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By: Jessica J.O. King
The United States Department of Interior’s (DOI) Office of Surface Mining Reclamation and Enforcement has proposed new regulations requiring coal mining companies to protect and restore streams impacted by nearby mining activities. DOI’s draft Stream Protection Rule is just the latest move in the government’s “war on coal.” In 2014, EPA forced hundreds of coal fired power plants to shut down or spend millions to get ready to comply with its proposed Clean Power Plan rule restricting carbon emissions. Now, DOI is joining the fight against big coal.
Among other things, the proposed regulations require coal mines to:
During the 60-day public comment period that ends on September 25, DOI will hold public hearings on the proposed rule in West Virginia, Kentucky, Pennsylvania, Missouri, and Colorado. However, the National Mining Association and representatives from affected states are already screaming foul, arguing the new rules are unnecessary, lack a scientific basis, and are being proposed to put coal mines out of business.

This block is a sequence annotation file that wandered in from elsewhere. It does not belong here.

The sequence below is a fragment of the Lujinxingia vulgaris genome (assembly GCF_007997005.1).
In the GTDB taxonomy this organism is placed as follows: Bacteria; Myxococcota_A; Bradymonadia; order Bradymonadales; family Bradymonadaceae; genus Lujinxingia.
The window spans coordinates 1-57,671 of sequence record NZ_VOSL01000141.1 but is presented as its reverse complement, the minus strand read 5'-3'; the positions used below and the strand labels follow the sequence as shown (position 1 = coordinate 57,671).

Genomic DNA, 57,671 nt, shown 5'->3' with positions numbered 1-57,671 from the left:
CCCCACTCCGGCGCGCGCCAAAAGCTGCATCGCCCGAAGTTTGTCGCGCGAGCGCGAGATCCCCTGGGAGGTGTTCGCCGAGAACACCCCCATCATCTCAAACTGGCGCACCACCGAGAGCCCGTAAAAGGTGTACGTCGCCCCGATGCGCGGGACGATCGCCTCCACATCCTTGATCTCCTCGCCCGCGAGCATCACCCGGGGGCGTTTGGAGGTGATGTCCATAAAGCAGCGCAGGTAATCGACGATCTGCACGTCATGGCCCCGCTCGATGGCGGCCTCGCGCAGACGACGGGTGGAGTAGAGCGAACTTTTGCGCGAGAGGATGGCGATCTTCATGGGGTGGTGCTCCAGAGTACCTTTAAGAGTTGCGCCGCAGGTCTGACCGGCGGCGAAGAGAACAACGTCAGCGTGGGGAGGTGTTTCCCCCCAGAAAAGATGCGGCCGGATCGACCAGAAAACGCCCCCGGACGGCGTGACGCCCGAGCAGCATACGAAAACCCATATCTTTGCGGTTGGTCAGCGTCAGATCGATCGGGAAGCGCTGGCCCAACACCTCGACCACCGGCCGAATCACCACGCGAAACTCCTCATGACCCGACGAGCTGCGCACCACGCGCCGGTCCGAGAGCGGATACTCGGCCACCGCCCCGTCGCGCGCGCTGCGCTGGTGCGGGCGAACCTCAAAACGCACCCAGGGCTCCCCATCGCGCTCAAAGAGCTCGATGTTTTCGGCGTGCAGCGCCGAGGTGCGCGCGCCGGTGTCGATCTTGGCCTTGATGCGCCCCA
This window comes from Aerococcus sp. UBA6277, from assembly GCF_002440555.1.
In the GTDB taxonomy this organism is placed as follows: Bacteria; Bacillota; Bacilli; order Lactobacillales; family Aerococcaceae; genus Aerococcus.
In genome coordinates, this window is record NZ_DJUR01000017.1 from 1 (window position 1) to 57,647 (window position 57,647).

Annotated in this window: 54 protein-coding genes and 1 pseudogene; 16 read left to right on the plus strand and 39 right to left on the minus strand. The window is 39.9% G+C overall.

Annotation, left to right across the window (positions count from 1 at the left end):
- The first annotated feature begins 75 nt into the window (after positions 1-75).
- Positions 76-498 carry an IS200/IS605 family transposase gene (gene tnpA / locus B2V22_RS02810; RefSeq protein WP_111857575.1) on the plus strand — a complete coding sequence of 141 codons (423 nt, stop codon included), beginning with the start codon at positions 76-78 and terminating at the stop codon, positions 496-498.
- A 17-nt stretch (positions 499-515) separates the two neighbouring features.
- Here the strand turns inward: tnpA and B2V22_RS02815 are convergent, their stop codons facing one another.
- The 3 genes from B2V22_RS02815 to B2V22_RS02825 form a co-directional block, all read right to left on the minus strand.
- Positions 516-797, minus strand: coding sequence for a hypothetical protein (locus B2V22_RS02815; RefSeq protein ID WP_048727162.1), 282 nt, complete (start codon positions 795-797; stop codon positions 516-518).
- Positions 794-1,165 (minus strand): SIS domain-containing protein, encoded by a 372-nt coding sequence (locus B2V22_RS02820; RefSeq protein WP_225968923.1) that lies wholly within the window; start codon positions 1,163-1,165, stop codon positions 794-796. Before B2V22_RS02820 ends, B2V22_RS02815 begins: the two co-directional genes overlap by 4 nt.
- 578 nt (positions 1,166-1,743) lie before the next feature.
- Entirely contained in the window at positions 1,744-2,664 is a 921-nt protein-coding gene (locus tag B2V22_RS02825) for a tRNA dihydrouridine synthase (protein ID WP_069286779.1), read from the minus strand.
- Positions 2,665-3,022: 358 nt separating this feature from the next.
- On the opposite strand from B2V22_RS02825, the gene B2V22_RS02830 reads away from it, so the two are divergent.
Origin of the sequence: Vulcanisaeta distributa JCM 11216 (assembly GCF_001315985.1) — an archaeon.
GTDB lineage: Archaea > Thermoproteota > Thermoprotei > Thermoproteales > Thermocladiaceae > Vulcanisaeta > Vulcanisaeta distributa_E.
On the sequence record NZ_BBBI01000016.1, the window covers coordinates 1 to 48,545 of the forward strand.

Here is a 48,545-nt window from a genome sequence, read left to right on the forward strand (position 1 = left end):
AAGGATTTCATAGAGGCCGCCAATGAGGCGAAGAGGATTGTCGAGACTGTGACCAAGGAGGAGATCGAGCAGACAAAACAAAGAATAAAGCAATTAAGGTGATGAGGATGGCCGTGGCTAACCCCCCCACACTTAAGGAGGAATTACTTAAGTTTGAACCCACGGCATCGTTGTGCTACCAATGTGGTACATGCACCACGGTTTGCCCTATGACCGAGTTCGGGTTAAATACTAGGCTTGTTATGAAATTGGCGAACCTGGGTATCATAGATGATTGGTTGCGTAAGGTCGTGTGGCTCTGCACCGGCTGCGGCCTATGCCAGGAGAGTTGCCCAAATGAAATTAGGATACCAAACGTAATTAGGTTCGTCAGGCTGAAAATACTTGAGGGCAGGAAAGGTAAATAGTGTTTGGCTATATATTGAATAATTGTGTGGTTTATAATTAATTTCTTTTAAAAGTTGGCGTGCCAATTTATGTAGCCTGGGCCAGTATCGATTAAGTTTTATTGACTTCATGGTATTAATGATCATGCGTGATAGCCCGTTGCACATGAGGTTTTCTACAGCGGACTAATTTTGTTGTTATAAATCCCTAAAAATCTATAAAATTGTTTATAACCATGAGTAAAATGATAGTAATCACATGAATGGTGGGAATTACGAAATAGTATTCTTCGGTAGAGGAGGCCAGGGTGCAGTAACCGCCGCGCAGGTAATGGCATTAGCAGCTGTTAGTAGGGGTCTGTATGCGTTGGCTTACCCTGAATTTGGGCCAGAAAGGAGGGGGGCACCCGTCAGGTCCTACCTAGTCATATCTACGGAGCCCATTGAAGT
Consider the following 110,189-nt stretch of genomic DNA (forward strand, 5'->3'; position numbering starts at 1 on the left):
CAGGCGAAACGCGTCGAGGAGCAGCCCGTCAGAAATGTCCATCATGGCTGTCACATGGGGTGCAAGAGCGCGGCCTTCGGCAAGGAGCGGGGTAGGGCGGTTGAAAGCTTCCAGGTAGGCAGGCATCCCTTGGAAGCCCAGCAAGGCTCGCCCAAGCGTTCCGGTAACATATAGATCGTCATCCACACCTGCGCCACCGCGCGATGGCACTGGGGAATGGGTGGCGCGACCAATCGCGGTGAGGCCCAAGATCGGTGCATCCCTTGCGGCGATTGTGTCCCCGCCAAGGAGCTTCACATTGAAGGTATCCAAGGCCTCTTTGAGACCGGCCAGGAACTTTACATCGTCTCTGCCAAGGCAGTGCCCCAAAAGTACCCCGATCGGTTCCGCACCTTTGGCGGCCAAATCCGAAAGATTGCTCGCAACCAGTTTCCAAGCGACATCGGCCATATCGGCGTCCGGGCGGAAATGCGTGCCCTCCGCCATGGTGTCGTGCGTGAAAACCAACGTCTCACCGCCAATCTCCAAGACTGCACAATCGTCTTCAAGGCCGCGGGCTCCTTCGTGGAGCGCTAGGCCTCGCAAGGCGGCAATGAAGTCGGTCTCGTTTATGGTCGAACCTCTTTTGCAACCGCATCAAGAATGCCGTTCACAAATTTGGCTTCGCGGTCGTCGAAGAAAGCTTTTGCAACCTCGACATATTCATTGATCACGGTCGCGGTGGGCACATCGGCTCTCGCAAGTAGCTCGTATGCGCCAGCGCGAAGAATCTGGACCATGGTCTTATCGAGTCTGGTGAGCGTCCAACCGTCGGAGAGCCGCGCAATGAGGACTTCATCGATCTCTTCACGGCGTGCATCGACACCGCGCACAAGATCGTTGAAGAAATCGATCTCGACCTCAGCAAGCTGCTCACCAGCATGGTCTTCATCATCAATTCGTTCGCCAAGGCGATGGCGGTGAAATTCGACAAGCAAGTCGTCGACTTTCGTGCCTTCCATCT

While anti-mining activists support the proposed rule in principal, some complain it doesn’t do enough. For example, unlike the current regulation that requires a 100-foot buffer zone between mines and nearby streams, the proposed rule takes into account local conditions when establishing buffers rather than setting a single national standard. Therefore, environmentalists fear the buffer may be less than 100 feet in some places depending on hydrology and geology.
The proposed regulations were issued after six years of fighting among activists, industry and the government. The fight is not likely to end here. If the litigation to be filed over EPA’s now final Clean Power Plan is any indicator, it will be years before a final Stream Protection Rule goes into effect. Stay tuned.
80 Fed .Reg. 44436 (July 27, 2015).
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